Across the country, primary care teams are transforming health care. Individuals and companies across the country are building on major shifts in our system to deliver better care, better health at lower costs.
Home-Centered Care Reduces Costs and Hospital Admissions for the Aging Population—Thomas Cornwell, M.D., HomeCare Physicians, Wheaton, IL
People 65 years or older are the fastest growing age group in the United States, and the highest utilizers of costly hospital and nursing home services. Without a change in approach, the demand and costs for long-term services and support will increase as our society ages.
Thomas Cornwell, M.D., realized the benefit of using house call programs to serve this complex and costly patient population, and in 1997, he founded HomeCare Physicians, in Wheaton, Ill. The community hospital-sponsored house call program provides quality, affordable care in the comfort of elderly patients’ homes including lab tests, EKGs, X-rays, ultrasounds, IVs and other modern medical technology normally offered at a hospital. Providing care in the home also ensures the patient-physician connection continues after hospital discharge, further reducing hospital readmission and health care costs.
Building off the success of his house call practice, Cornwell founded the Home Centered Care Institute in 2012, which is a collaborative, not-for-profit organization dedicated to the national expansion of house call practices and the integration of community resources.
Family Physician Uses Group Visits to Combat Diabetes—Devin Sawyer, M.D., Providence St. Peter Family Medicine, Olympia, WA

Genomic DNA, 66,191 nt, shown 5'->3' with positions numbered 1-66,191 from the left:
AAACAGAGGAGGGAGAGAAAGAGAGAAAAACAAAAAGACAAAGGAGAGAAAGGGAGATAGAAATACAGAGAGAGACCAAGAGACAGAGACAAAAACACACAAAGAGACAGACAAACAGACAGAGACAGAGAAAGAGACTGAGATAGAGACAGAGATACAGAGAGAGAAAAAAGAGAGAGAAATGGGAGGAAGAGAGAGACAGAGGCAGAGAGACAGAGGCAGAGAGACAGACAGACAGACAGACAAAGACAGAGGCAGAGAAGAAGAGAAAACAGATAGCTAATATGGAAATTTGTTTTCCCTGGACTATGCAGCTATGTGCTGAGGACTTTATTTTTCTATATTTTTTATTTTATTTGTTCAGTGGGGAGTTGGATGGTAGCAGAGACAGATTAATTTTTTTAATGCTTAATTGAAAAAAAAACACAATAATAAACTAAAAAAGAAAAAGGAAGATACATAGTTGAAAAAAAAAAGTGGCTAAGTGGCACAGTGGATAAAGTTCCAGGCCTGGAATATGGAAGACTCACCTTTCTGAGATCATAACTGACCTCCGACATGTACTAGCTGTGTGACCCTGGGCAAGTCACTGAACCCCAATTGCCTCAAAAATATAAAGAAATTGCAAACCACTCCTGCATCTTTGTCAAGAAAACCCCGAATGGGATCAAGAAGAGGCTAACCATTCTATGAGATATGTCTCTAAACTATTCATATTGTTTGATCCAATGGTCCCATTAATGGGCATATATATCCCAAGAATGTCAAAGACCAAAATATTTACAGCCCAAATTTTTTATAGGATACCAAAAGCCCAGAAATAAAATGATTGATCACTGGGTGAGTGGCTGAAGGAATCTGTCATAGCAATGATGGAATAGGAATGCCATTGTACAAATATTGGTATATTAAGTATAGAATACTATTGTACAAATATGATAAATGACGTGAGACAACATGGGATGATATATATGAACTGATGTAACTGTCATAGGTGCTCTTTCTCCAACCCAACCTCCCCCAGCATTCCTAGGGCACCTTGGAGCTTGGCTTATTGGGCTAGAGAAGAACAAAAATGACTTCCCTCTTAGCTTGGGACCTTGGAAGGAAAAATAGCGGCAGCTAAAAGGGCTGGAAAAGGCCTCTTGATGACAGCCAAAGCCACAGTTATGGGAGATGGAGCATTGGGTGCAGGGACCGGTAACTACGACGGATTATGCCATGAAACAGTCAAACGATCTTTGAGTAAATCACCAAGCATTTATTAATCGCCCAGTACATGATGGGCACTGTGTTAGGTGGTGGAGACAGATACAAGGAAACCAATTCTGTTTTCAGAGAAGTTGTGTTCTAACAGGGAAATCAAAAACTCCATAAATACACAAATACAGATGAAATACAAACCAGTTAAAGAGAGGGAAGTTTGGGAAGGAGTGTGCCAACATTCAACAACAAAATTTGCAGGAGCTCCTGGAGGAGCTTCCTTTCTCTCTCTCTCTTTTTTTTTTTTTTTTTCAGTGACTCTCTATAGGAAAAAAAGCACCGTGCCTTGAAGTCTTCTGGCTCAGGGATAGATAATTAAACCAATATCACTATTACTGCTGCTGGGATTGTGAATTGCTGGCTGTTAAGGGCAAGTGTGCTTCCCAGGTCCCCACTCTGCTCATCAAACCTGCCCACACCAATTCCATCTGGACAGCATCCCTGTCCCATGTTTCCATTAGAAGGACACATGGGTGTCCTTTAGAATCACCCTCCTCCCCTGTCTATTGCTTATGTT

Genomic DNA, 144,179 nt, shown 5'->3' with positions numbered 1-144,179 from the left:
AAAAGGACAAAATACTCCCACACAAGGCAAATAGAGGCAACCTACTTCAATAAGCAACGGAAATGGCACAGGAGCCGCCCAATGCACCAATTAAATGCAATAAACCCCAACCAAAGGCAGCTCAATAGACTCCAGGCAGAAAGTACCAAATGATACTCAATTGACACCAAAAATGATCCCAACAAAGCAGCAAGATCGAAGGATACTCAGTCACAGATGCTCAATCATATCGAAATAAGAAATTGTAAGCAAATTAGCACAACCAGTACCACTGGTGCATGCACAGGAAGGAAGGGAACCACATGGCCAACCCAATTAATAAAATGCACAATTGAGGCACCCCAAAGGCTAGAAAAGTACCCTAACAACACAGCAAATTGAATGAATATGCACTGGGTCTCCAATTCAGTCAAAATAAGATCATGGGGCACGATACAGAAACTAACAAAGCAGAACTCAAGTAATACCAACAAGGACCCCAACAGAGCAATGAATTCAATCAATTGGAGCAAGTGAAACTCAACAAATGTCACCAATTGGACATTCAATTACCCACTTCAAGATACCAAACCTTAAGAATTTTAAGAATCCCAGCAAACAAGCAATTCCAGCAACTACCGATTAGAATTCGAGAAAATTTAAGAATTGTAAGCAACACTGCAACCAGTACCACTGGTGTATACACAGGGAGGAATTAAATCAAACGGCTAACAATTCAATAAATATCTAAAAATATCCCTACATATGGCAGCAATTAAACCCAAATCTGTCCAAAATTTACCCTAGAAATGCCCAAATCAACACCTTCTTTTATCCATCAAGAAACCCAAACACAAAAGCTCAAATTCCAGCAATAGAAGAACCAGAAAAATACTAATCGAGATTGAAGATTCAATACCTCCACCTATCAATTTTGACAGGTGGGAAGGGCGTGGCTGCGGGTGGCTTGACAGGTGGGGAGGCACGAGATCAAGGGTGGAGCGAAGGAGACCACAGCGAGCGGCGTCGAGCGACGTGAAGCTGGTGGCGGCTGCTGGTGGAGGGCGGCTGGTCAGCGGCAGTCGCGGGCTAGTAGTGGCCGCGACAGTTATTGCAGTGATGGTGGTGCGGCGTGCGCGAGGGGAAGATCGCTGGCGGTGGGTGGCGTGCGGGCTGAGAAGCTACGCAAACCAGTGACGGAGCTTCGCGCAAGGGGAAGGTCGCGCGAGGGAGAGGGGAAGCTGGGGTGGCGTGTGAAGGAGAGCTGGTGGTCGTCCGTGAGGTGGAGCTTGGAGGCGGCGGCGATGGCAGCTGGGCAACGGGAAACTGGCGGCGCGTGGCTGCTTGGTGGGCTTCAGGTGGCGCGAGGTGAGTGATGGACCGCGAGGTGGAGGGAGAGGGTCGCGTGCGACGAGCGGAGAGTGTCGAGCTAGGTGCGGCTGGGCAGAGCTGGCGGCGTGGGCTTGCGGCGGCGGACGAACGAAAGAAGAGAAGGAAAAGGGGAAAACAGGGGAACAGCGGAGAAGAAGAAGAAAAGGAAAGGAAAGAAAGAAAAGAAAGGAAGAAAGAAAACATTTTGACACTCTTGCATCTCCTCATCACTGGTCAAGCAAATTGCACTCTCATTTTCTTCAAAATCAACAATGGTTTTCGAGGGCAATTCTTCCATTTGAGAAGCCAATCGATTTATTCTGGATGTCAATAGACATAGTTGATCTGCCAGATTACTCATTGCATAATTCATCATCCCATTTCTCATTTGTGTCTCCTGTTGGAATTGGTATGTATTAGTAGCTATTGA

Devin Sawyer, M.D., director of the residency program at Providence St. Peter Family Medicine in Olympia, Wash., has been using "mini-group visits" (usually three patients per group) to help patients with diabetes support each other through treatment. These sessions including discussions of lifestyle changes, behavior changes and self-management to help control the disease.
These group visits do not replace the patients' regular office visits, and patients are still seen periodically between mini-group visits, which are scheduled every three or four months.
Patients in the groups benefit from the support of their peers dealing with the same condition and they regularly hold each other accountable for treatment, checking in with each other outside the office visits.
Health Plans Investing in Value-Based Care Models—Blue Cross Blue Shield of Illinois
Blue Cross Blue Shield of Illinois (BCBSIL) has been implementing local, value-based care models for more than two decades, and has continually refined and improved the model every year.
Today, the BCBSIL program works with 75 medical groups and covers more than 700,000 members under a program that rewards quality of care over volume of care. That means patients get what they need when they need it—and physicians and practices are rewarded based on outcomes.
In 2015, BCBSIL launched four new coordinated care groups in its continued effort to lower medical costs while improving health outcomes. With the addition of these new groups, BCBSIL now has nine Accountable Care Organizations in Illinois serving more than 450,000 patients.
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